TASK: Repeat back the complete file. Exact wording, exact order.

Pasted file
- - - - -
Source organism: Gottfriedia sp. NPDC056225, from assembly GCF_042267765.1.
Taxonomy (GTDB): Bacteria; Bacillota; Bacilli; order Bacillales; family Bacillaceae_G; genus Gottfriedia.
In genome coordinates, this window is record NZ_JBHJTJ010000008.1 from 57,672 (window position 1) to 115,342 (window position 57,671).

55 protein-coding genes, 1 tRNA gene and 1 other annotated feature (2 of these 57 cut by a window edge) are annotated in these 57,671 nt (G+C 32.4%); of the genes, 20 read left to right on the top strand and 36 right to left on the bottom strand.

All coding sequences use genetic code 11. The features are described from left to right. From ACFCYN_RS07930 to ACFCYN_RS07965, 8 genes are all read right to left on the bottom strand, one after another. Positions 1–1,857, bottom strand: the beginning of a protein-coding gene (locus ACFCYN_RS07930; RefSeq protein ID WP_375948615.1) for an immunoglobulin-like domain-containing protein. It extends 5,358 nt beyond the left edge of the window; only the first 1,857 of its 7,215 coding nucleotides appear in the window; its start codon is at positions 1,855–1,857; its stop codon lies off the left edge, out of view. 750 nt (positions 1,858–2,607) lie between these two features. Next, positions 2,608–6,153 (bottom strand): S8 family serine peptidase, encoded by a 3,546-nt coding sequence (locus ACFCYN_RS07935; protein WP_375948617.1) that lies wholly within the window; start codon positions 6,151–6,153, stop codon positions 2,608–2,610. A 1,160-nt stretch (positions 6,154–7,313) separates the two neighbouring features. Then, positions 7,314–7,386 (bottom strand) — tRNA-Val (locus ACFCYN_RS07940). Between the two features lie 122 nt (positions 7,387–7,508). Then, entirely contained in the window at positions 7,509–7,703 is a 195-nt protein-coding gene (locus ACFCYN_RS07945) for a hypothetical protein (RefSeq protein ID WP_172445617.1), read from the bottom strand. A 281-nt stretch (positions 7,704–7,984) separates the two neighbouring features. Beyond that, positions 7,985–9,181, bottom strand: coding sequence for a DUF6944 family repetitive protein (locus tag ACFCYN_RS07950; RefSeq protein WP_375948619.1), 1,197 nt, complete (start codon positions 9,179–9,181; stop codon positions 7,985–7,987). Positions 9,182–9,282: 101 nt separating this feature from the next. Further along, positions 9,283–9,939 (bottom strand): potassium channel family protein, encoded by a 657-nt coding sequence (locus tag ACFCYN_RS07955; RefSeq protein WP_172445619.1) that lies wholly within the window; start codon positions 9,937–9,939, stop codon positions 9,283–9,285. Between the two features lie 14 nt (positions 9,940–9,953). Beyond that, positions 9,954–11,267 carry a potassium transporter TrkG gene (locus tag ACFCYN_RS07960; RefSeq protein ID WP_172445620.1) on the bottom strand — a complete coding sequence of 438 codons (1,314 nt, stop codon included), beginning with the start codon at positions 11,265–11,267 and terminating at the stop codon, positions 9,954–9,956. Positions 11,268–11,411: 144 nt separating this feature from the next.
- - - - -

Source organism: Gottfriedia sp. NPDC056225, from assembly GCF_042267765.1.
Taxonomy (GTDB): Bacteria; Bacillota; Bacilli; order Bacillales; family Bacillaceae_G; genus Gottfriedia.
In genome coordinates, this window is record NZ_JBHJTJ010000008.1 from 57,672 (window position 1) to 115,342 (window position 57,671).

55 protein-coding genes, 1 tRNA gene and 1 other annotated feature (2 of these 57 cut by a window edge) are annotated in these 57,671 nt (G+C 32.4%); of the genes, 20 read left to right on the top strand and 36 right to left on the bottom strand.

All coding sequences use genetic code 11. The features are described from left to right. From ACFCYN_RS07930 to ACFCYN_RS07965, 8 genes are all read right to left on the bottom strand, one after another. Positions 1–1,857, bottom strand: the beginning of a protein-coding gene (locus ACFCYN_RS07930; RefSeq protein ID WP_375948615.1) for an immunoglobulin-like domain-containing protein. It extends 5,358 nt beyond the left edge of the window; only the first 1,857 of its 7,215 coding nucleotides appear in the window; its start codon is at positions 1,855–1,857; its stop codon lies off the left edge, out of view. 750 nt (positions 1,858–2,607) lie between these two features. Next, positions 2,608–6,153 (bottom strand): S8 family serine peptidase, encoded by a 3,546-nt coding sequence (locus ACFCYN_RS07935; protein WP_375948617.1) that lies wholly within the window; start codon positions 6,151–6,153, stop codon positions 2,608–2,610. A 1,160-nt stretch (positions 6,154–7,313) separates the two neighbouring features. Then, positions 7,314–7,386 (bottom strand) — tRNA-Val (locus ACFCYN_RS07940). Between the two features lie 122 nt (positions 7,387–7,508). Then, entirely contained in the window at positions 7,509–7,703 is a 195-nt protein-coding gene (locus ACFCYN_RS07945) for a hypothetical protein (RefSeq protein ID WP_172445617.1), read from the bottom strand. A 281-nt stretch (positions 7,704–7,984) separates the two neighbouring features. Beyond that, positions 7,985–9,181, bottom strand: coding sequence for a DUF6944 family repetitive protein (locus tag ACFCYN_RS07950; RefSeq protein WP_375948619.1), 1,197 nt, complete (start codon positions 9,179–9,181; stop codon positions 7,985–7,987). Positions 9,182–9,282: 101 nt separating this feature from the next. Further along, positions 9,283–9,939 (bottom strand): potassium channel family protein, encoded by a 657-nt coding sequence (locus tag ACFCYN_RS07955; RefSeq protein WP_172445619.1) that lies wholly within the window; start codon positions 9,937–9,939, stop codon positions 9,283–9,285. Between the two features lie 14 nt (positions 9,940–9,953). Beyond that, positions 9,954–11,267 carry a potassium transporter TrkG gene (locus tag ACFCYN_RS07960; RefSeq protein ID WP_172445620.1) on the bottom strand — a complete coding sequence of 438 codons (1,314 nt, stop codon included), beginning with the start codon at positions 11,265–11,267 and terminating at the stop codon, positions 9,954–9,956. Positions 11,268–11,411: 144 nt separating this feature from the next.